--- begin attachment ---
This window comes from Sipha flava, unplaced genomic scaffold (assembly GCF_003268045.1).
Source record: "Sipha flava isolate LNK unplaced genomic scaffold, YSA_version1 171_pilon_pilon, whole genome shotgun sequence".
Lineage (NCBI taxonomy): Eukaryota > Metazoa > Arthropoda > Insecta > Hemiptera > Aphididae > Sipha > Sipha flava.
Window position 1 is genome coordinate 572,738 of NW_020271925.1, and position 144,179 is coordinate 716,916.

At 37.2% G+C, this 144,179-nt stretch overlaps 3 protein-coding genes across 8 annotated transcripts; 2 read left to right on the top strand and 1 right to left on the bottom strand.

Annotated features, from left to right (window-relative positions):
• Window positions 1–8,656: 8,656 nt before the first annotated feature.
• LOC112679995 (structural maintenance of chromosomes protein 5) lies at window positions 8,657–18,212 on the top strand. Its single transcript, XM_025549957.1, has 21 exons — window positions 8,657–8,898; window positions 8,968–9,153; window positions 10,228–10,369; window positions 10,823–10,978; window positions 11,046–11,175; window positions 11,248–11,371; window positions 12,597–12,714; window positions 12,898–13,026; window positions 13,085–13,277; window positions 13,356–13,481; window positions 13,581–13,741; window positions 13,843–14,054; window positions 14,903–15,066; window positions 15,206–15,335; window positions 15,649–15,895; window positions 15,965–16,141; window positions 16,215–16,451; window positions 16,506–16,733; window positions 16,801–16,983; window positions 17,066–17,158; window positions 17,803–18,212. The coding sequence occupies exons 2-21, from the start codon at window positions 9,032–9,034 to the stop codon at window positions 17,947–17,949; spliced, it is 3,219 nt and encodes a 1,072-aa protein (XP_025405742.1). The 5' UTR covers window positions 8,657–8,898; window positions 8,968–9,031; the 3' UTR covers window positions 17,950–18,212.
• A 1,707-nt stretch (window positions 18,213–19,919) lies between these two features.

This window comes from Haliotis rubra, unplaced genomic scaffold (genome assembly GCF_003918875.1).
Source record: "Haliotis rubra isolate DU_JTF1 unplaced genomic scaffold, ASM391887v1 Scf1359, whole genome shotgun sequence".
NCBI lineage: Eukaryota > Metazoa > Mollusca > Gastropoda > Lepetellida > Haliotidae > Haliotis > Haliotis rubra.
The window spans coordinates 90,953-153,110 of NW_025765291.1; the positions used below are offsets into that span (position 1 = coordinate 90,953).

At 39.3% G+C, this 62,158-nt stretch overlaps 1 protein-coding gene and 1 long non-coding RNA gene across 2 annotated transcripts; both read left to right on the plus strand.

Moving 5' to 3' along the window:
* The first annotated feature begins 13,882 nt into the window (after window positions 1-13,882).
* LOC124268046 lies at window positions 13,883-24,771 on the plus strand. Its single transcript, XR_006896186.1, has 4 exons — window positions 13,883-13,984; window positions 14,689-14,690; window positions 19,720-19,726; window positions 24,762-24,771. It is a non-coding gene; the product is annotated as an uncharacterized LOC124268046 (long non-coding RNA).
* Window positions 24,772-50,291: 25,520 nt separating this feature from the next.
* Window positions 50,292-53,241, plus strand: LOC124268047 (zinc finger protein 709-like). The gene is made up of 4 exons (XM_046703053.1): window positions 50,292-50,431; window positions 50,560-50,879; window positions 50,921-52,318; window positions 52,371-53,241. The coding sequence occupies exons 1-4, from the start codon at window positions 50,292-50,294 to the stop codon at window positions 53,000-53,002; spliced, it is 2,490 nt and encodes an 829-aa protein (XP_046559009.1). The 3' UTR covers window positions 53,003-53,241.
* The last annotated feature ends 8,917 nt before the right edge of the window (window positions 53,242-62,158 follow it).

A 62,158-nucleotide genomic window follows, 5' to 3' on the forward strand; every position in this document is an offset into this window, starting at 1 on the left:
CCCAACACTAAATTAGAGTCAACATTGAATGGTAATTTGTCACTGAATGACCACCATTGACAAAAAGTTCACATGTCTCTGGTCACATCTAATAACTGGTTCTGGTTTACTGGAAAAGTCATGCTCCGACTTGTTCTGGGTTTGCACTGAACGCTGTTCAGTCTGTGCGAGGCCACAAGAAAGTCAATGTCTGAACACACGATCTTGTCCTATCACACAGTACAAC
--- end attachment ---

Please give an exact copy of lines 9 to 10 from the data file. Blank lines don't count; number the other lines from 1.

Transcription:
• A 1,707-nt stretch (window positions 18,213–19,919) lies between these two features.

This window comes from Haliotis rubra, unplaced genomic scaffold (genome assembly GCF_003918875.1).